DVDwatch - Chak De India

Author: Dr. Mandar V. Bichu

In 2007, Chak De India became one of the year’s most celebrated films and its rousing title-song practically became an unofficial Indian anthem. Now its DVD is out in the market and as is usual with Yashraj films, the DVD offers a lot more than just the film. It is a two disc presentation- first disc featuring the movie and the second disc presenting some really interesting special features.

For those few who haven’t yet watched the film, Chak De India is the story of Kabir Khan (played on screen by Shahrukh Khan), India’s ex- Hockey captain who had to prematurely retire from the game and leave his home-town in disgrace following a crucial loss in the finals to arch-rivals Pakistan. After biding his time away from the game he loved, Kabir Khan walks back into the national arena and to everybody’s surprise he takes over the mantle of being the coach of India’s women’s hockey team! How this once-disgraced hero turns around a bunch of no-good, no-hopers into champion material is the stirring and moving story of redemption and resurrection through iron will.

Jaideep Sahni’s well-written script, Shimit Amin’s assured direction, Shahrukh’s restrained performance, Salim-Sulaiman’s excellent musical score and some brilliantly captured hockey-action make Chak De India a must-watch film standing apart from the usual run-of-the-mill Bollywood fares.

In Making Of The Film, writer Jaideep Sahni tells us how a small news item about Indian women’s hockey team winning the commonwealth gold medal inspired him to write this story. He also shares with us how Aditya Chopra immediately backed his project and how Shahrukh purposely fumbled at the initial reading to put the non-actor girls at ease. Indian Hockey players Mir Ranjan Negi and Dhanraj Pillay show how that bunch of girls having no clue about hockey were trained step by step to play the game. Shahrukh Khan tells us how he tried to portray Kabir Khan’s character with its innate intensity and a sense of hollowness because of inner pain.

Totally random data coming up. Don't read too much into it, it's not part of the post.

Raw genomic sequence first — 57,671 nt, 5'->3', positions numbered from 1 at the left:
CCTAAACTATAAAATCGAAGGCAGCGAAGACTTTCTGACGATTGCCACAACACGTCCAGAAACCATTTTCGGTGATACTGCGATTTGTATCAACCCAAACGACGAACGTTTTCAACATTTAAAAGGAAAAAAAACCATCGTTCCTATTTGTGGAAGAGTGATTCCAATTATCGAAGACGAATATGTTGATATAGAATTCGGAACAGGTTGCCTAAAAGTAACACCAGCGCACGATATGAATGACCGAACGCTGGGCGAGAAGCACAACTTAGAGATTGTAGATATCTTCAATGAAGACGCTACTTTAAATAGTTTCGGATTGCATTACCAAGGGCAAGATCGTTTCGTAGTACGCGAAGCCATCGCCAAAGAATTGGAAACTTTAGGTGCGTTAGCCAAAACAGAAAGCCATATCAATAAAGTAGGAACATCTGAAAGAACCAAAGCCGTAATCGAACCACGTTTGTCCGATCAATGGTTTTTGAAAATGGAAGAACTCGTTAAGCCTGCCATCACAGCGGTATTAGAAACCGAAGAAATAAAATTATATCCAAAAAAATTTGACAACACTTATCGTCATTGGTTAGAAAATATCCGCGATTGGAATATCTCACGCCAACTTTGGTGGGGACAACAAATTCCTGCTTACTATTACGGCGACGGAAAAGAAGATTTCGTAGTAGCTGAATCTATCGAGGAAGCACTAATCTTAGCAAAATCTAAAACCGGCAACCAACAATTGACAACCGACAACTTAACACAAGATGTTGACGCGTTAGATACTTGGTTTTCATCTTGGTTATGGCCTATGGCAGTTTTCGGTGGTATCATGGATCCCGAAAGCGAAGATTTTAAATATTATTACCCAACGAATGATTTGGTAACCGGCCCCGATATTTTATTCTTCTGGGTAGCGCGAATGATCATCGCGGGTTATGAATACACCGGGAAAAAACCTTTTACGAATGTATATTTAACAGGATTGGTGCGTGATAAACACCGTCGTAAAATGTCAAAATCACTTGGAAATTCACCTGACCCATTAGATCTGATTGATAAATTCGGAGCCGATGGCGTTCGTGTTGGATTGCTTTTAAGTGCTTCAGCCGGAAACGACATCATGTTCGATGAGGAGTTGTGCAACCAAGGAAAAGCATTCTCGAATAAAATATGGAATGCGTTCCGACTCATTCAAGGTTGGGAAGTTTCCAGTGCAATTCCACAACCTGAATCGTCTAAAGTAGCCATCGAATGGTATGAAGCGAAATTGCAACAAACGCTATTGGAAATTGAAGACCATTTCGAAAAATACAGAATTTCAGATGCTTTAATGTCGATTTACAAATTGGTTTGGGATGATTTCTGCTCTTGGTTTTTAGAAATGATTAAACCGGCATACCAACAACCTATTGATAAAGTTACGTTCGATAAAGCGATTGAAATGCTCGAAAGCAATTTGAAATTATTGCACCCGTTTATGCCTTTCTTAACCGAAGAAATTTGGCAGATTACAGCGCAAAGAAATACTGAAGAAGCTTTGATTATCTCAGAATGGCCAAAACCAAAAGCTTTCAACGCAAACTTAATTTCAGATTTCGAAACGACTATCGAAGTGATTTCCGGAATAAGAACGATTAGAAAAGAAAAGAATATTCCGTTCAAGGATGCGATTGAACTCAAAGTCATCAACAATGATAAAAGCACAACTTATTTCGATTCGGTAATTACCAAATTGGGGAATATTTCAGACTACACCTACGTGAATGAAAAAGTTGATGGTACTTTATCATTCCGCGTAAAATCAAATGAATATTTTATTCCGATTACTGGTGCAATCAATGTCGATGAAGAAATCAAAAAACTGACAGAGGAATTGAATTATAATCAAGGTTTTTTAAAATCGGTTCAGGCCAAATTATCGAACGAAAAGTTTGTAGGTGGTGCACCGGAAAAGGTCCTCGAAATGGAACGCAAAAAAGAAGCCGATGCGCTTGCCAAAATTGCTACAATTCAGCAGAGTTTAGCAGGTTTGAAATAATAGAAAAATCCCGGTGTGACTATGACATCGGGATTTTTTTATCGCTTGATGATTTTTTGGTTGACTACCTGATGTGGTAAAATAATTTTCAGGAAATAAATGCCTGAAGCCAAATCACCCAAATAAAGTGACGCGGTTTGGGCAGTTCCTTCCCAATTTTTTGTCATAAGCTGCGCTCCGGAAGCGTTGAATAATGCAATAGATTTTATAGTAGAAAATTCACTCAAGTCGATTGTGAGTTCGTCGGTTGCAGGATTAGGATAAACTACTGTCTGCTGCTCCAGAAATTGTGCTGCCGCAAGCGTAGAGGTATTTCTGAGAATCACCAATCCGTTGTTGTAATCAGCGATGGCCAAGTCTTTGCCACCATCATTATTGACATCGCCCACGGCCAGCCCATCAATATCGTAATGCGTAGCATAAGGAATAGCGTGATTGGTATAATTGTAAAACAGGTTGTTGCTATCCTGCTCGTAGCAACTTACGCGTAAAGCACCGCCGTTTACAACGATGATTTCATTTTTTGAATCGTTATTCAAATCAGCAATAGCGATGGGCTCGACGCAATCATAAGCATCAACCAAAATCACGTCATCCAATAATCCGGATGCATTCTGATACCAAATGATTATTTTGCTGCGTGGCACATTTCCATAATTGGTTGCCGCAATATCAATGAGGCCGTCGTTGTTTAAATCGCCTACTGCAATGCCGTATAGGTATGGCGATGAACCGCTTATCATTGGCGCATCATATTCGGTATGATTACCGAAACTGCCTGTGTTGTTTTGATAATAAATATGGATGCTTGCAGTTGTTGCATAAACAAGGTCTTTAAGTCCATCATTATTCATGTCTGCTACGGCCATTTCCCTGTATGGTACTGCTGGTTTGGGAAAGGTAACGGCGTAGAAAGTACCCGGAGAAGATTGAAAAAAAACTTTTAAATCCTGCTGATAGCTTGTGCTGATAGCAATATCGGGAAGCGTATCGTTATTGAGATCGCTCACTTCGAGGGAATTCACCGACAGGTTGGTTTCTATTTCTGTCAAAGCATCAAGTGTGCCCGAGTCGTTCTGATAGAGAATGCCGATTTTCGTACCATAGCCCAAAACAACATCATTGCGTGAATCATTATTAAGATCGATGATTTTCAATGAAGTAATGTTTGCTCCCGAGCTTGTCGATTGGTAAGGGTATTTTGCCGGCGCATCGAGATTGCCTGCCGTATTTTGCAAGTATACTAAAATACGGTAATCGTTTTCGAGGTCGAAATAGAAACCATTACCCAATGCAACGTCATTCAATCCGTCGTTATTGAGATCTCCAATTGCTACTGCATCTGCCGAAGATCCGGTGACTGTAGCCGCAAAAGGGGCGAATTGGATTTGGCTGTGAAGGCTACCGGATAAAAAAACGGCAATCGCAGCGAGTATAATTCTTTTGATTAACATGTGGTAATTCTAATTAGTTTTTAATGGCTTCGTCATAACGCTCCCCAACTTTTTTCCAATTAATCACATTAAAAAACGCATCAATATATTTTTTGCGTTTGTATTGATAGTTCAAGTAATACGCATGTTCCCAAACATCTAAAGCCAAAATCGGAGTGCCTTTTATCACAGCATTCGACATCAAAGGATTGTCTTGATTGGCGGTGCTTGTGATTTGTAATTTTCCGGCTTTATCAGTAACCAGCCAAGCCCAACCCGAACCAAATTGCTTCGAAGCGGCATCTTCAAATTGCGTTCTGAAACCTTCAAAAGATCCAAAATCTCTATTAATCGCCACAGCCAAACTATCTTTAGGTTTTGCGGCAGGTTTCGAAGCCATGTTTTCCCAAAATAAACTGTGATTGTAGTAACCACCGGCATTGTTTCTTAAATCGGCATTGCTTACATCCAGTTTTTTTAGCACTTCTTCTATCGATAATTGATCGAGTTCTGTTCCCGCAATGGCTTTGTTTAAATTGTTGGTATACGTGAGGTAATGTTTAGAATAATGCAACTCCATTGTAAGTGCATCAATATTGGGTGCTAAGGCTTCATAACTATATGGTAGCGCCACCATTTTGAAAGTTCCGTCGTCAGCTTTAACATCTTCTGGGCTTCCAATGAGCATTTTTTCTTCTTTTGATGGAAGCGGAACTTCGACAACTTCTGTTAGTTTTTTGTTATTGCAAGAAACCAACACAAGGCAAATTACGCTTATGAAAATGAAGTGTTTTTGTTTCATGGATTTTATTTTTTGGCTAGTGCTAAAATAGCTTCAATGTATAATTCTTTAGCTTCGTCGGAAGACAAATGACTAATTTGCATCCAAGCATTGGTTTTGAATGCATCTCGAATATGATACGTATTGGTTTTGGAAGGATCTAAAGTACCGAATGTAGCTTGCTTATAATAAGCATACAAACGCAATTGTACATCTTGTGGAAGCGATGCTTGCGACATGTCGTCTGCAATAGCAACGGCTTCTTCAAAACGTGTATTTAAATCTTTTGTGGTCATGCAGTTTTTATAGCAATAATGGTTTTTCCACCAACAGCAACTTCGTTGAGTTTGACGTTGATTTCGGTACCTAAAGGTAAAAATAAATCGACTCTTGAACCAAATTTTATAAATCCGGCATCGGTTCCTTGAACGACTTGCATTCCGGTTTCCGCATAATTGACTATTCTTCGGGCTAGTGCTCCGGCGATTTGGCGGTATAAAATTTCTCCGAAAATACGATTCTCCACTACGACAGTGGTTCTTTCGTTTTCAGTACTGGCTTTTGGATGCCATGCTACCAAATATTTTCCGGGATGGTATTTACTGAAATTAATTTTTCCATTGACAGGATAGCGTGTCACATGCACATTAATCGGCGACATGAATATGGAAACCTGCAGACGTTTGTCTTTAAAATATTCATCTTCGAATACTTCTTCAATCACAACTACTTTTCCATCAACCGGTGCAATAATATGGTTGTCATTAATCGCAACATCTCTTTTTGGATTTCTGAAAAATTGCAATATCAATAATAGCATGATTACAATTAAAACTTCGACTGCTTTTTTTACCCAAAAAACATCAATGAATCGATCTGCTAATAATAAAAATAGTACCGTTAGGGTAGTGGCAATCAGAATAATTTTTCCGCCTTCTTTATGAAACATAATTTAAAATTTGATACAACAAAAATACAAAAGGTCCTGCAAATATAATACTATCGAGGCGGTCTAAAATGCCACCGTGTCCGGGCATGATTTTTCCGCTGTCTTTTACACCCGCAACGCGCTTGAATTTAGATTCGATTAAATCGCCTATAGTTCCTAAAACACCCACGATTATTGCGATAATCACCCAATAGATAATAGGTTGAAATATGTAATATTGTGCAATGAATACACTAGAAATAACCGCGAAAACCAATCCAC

Most of the deleted scenes are about the interesting initial tussle between the senior players and the coach, where both sides want to prove who is the boss. The picture gallery with portrait sketches of various players offers a deeper insight into how girls coming from diverse ethnic and socioeconomic backgrounds from all corners of India come together as a national team.

The special features disc also contains short documentaries on<


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